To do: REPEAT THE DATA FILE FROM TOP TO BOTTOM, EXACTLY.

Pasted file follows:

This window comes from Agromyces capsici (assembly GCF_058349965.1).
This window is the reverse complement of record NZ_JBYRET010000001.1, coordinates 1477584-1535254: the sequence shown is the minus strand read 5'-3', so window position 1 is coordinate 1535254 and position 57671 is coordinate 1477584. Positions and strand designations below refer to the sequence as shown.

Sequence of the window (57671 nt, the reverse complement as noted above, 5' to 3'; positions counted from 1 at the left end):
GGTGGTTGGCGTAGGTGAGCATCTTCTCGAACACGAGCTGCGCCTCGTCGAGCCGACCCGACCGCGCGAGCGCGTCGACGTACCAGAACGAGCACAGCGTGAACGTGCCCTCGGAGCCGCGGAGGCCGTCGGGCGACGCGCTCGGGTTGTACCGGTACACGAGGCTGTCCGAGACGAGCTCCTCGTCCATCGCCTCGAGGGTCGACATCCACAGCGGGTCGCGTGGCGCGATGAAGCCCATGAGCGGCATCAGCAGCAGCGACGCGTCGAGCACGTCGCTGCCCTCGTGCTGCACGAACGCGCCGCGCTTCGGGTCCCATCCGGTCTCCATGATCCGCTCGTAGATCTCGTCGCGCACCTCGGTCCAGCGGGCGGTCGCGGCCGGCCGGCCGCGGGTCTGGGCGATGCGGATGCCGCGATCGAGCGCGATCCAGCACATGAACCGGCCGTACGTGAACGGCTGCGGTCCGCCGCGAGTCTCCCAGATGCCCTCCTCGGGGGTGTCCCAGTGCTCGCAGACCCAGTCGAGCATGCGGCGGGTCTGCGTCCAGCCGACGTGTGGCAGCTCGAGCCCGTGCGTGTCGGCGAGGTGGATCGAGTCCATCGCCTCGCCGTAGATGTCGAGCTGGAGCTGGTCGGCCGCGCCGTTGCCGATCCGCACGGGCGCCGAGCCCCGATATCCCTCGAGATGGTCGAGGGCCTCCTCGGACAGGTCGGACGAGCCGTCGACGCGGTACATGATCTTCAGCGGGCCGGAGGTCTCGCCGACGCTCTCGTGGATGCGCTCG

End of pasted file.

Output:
This window comes from Agromyces capsici (assembly GCF_058349965.1).
This window is the reverse complement of record NZ_JBYRET010000001.1, coordinates 1477584-1535254: the sequence shown is the minus strand read 5'-3', so window position 1 is coordinate 1535254 and position 57671 is coordinate 1477584. Positions and strand designations below refer to the sequence as shown.

Sequence of the window (57671 nt, the reverse complement as noted above, 5' to 3'; positions counted from 1 at the left end):
GGTGGTTGGCGTAGGTGAGCATCTTCTCGAACACGAGCTGCGCCTCGTCGAGCCGACCCGACCGCGCGAGCGCGTCGACGTACCAGAACGAGCACAGCGTGAACGTGCCCTCGGAGCCGCGGAGGCCGTCGGGCGACGCGCTCGGGTTGTACCGGTACACGAGGCTGTCCGAGACGAGCTCCTCGTCCATCGCCTCGAGGGTCGACATCCACAGCGGGTCGCGTGGCGCGATGAAGCCCATGAGCGGCATCAGCAGCAGCGACGCGTCGAGCACGTCGCTGCCCTCGTGCTGCACGAACGCGCCGCGCTTCGGGTCCCATCCGGTCTCCATGATCCGCTCGTAGATCTCGTCGCGCACCTCGGTCCAGCGGGCGGTCGCGGCCGGCCGGCCGCGGGTCTGGGCGATGCGGATGCCGCGATCGAGCGCGATCCAGCACATGAACCGGCCGTACGTGAACGGCTGCGGTCCGCCGCGAGTCTCCCAGATGCCCTCCTCGGGGGTGTCCCAGTGCTCGCAGACCCAGTCGAGCATGCGGCGGGTCTGCGTCCAGCCGACGTGTGGCAGCTCGAGCCCGTGCGTGTCGGCGAGGTGGATCGAGTCCATCGCCTCGCCGTAGATGTCGAGCTGGAGCTGGTCGGCCGCGCCGTTGCCGATCCGCACGGGCGCCGAGCCCCGATATCCCTCGAGATGGTCGAGGGCCTCCTCGGACAGGTCGGACGAGCCGTCGACGCGGTACATGATCTTCAGCGGGCCGGAGGTCTCGCCGACGCTCTCGTGGATGCGCTCG